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40 votes

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@ MRINMOY_HALDER we take boolean product of two matrices to find transitive relation which takes O(n^2). Now for the longest such transitive chain can be be of length n-1. So Taking such boolean product (n-1) times will give us all possible transitive closure. (n-1) (n^2) = O(n^3)

0

I do not think that boolean product of two matrices take $O(n^2)$. Rather boolean product of two matrices takes $O(n^3)$ just like usual matrix multiplication, Now if $M$ is the incidence matrix of the relation, then $M^k$ an entry $1$ in those $[i,j]$ cells where there is a path of length $k$. So find transitive closure we find $M^n$ where $n$ is the number of elements in the set $A$ on which the relation is defined. So we need a total of $O(n^4)$ operations in a usual method. But Warshall’s Algorithm uses a dynamic programming approach to reduce this running time to $O(n^3)$.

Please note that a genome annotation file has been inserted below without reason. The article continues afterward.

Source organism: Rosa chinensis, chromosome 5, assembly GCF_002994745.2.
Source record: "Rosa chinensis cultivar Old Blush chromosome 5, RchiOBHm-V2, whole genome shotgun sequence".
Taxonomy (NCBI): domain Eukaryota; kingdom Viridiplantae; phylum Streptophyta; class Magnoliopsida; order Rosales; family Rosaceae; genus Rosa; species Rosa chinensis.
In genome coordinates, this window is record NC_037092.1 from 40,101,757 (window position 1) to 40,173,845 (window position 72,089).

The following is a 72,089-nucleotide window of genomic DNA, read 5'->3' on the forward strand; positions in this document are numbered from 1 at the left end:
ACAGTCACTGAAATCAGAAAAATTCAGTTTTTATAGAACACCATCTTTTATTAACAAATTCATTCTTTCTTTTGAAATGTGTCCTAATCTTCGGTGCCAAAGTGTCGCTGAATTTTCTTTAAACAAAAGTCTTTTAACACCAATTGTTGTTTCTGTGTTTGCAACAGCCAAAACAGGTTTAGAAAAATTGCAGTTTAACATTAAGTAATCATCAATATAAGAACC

4

13 votes

The matrix of transitive closure of a relation on a set of n elements

can be found using **n ^{2}(2n-1)(n-1) + (n-1)n^{2}** bit operations, which gives the time complexity of

But using Warshall's Algorithm: Transitive Closure we can do it in **O(n ^{3})** bit operations

Hence **D** is the correct answer...